Defence Minister Sajjan participates in the EU Defense Washington Forum
June 29, 2021 – Ottawa – National Defence / Canadian Armed Forces
Today, Defence Minister Harjit S. Sajjan participated in a virtual panel on the Arctic during the EU Defense Washington Forum alongside Danish Defence Minister Trine Bramsen and Mr. James DeHart, the United States’ Coordinator for the Arctic Region. The panel, moderated by Deputy Director Rachel Ellehuus, Center for Strategic and International Studies, addressed the security implications of climate change, in particular those of a changing Arctic. During the meeting, Minister Sajjan and his colleagues discussed the strategic importance of the Arctic as climate change, technological advancements, economic interests, and geopolitical competition converge to change the strategic outlook in the region.
Canada’s Arctic territory encompasses over 40% of our total land mass and 75% of our country’s coastlines. Climate change presents immediate and long-term challenges for Canada’s defence and security in the Arctic, where accelerated permafrost degradation and coastal erosion are threatening Northern infrastructure and livelihoods.
Minister Sajjan also highlighted that climate change is creating additional pressures on Canada’s military, placing greater demands on critical defence infrastructure, as well as Canadian Armed Forces’ surveillance, mobility and rapid response capabilities. Minister Sajjan underscored that defence infrastructure is critical for supporting continental defence — including NORAD — the Canada-United States binational North American Aerospace Defense Command.
Canada is committed to addressing the immediate and long-term security challenges presented by climate change. At the NATO Summit on June 14, Canada announced its proposal to establish and host a new NATO Centre of Excellence on Climate and Security, which would provide Allies with a central location to pool their knowledge and develop effective preparedness and responses to the security impacts of climate change.
“It is vitally important that we discuss the impacts of climate change on the Arctic with our trusted allies and partners in the face of unprecedented challenges. Canada will continue working with the global community to keep pace and advance trust in areas of mutual concern, including climate change and to strengthen the rules-based international order. Above all, we will work together to maintain the Arctic as a region of peace and stability.”
The Honourable Harjit S. Sajjan, Minister of National Defence
The EU Defense Washington Forum is an annual symposium dedicated to strengthening European Union-United States cooperation on security and defence. This year, the forum brought together leading stakeholders and experts from the transatlantic security and defence communities to focus on developing a shared analysis of the threat environment and of the capabilities required to improve our collective and individual response. Minister Sajjan’s participation today marks the first time a Canadian speaker has participated in this event.
Canada’s Defence Policy, Strong, Secure, Engaged outlines the commitment to modernize NORAD and strengthen continental defence. It also outlines several Arctic initiatives, and reaffirms asserting Canada’s Arctic sovereignty as a priority for the Government of Canada.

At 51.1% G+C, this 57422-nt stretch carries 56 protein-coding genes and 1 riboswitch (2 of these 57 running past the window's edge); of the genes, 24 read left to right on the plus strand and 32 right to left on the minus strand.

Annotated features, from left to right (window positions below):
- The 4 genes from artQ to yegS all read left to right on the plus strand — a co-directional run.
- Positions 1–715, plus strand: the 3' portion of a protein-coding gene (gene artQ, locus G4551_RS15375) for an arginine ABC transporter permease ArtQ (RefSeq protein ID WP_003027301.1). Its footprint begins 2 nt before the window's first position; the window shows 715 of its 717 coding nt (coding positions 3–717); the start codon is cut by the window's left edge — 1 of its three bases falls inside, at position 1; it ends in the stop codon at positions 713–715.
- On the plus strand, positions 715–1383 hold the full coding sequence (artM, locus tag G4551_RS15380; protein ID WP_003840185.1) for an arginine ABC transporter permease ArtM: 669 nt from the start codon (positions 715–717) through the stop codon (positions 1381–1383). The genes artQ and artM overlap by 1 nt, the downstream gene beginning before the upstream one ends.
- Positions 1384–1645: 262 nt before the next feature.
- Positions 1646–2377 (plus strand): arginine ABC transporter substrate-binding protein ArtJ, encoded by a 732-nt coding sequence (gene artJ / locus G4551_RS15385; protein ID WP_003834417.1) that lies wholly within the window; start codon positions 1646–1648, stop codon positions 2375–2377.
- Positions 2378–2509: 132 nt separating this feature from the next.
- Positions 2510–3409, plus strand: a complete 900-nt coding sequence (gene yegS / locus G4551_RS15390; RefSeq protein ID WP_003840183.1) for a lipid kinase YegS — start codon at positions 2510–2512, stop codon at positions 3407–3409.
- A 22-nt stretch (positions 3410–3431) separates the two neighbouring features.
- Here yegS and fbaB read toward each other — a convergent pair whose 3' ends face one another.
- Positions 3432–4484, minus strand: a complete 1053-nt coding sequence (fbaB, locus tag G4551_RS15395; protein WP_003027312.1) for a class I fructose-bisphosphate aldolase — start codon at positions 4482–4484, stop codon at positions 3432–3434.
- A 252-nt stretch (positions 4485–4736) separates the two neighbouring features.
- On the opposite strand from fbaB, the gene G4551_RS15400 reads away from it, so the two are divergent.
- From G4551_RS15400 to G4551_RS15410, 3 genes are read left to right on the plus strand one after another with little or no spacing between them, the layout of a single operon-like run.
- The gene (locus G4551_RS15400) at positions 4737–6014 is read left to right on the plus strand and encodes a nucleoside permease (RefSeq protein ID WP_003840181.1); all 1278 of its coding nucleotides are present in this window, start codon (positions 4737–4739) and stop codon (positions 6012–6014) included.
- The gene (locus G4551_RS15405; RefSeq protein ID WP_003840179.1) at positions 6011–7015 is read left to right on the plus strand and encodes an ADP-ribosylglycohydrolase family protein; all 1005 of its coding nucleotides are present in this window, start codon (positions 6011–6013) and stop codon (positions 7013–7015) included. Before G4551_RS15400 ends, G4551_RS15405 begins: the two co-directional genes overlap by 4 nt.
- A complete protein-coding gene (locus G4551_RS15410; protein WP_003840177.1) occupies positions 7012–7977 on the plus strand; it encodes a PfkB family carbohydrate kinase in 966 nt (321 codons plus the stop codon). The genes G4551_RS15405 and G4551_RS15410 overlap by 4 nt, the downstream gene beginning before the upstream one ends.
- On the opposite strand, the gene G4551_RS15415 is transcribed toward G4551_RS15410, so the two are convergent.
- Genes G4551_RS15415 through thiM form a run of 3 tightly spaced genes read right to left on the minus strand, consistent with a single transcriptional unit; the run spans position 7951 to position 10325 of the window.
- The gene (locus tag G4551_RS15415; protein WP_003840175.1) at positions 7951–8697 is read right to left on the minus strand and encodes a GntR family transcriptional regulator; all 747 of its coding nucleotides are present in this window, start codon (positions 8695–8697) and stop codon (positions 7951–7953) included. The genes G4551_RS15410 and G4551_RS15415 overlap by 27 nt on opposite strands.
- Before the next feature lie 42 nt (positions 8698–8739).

The Canadian Armed Forces’ (CAF) permanent presence in the North is anchored by Joint Task Force North in Yellowknife, and is also represented by over 1,300 Canadian Rangers across 61 communities.
Canada’s Arctic and Northern Policy Framework, launched in September 2019, provides a strategic vision to guide government policy-making activities and investments over the next decade and beyond.
NORAD is a joint Canada and United States bi-national military command charged with the missions of aerospace warning, aerospace control, and maritime warning for the defence of North America.
Canada contributes financial, physical, and human resources to NORAD including:
- Approximately 1,000 CAF members supporting the NORAD mission throughout North America;
- Fighter aircraft on alert and air-to-air refueling tankers on high readiness status;
- The operation and maintenance of the Canadian portion of the North Warning System of radars; and
- Three Forward Operating Locations in Inuvik, Iqaluit, and Yellowknife to support fighter operations in the North.
The 2020-2023 Defence Energy and Environment Strategy has committed the Department of National Defence (DND) to achieving four overarching goals:
- Energy efficiency;
- Climate change;
- Sustainable real property; and
- Green procurement.
DND and the CAF are undertaking significant efforts to reduce greenhouse gas emissions by 40% below 2005 levels by 2025 and working toward reaching net-zero carbon emissions by 2050.
NATO Centres of Excellence (COEs) are international military organizations that are established, run and funded by individual NATO Allies (Framework Nations). NATO COEs train and educate personnel from Allied and Partner countries on specialized topics of relevance to NATO. A Canada-led NATO COE on Climate and Security would be an important vehicle for the Alliance to better understand, adapt to, and address the security implications of climate change. This would be the first NATO COE established in Canada.
Office of the Minister of National Defence
Department of National Defence
Report a problem or mistake on this page
- Date modified: